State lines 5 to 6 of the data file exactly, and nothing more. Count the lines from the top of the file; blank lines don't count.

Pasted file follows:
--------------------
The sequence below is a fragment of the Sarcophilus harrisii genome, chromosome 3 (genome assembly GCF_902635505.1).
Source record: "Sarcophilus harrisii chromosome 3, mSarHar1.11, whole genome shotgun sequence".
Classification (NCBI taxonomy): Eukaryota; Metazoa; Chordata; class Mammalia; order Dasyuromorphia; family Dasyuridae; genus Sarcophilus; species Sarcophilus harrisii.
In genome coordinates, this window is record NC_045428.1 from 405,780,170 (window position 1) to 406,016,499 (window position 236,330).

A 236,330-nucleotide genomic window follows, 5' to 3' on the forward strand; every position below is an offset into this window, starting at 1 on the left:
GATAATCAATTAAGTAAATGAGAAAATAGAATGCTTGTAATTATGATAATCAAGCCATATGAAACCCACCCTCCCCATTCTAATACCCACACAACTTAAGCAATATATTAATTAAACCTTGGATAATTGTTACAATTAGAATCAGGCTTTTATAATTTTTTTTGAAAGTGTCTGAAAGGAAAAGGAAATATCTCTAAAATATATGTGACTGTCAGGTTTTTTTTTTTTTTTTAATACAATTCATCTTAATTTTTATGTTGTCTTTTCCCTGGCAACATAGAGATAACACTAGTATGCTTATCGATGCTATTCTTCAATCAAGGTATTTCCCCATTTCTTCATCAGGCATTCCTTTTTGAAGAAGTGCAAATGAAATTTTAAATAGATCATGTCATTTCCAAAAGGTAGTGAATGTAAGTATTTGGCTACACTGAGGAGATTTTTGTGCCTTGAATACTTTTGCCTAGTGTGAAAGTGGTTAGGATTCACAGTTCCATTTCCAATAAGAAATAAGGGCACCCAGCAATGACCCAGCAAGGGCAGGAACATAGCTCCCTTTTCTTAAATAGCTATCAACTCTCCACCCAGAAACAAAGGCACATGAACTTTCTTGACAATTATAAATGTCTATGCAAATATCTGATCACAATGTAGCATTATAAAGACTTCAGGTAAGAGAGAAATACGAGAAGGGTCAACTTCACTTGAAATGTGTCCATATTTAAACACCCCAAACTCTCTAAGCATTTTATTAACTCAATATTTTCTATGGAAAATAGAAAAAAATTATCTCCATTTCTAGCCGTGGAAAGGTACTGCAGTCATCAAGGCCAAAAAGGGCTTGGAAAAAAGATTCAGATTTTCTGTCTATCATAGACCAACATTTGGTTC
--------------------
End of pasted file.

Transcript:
A 236,330-nucleotide genomic window follows, 5' to 3' on the forward strand; every position below is an offset into this window, starting at 1 on the left:
GATAATCAATTAAGTAAATGAGAAAATAGAATGCTTGTAATTATGATAATCAAGCCATATGAAACCCACCCTCCCCATTCTAATACCCACACAACTTAAGCAATATATTAATTAAACCTTGGATAATTGTTACAATTAGAATCAGGCTTTTATAATTTTTTTTGAAAGTGTCTGAAAGGAAAAGGAAATATCTCTAAAATATATGTGACTGTCAGGTTTTTTTTTTTTTTTTAATACAATTCATCTTAATTTTTATGTTGTCTTTTCCCTGGCAACATAGAGATAACACTAGTATGCTTATCGATGCTATTCTTCAATCAAGGTATTTCCCCATTTCTTCATCAGGCATTCCTTTTTGAAGAAGTGCAAATGAAATTTTAAATAGATCATGTCATTTCCAAAAGGTAGTGAATGTAAGTATTTGGCTACACTGAGGAGATTTTTGTGCCTTGAATACTTTTGCCTAGTGTGAAAGTGGTTAGGATTCACAGTTCCATTTCCAATAAGAAATAAGGGCACCCAGCAATGACCCAGCAAGGGCAGGAACATAGCTCCCTTTTCTTAAATAGCTATCAACTCTCCACCCAGAAACAAAGGCACATGAACTTTCTTGACAATTATAAATGTCTATGCAAATATCTGATCACAATGTAGCATTATAAAGACTTCAGGTAAGAGAGAAATACGAGAAGGGTCAACTTCACTTGAAATGTGTCCATATTTAAACACCCCAAACTCTCTAAGCATTTTATTAACTCAATATTTTCTATGGAAAATAGAAAAAAATTATCTCCATTTCTAGCCGTGGAAAGGTACTGCAGTCATCAAGGCCAAAAAGGGCTTGGAAAAAAGATTCAGATTTTCTGTCTATCATAGACCAACATTTGGTTC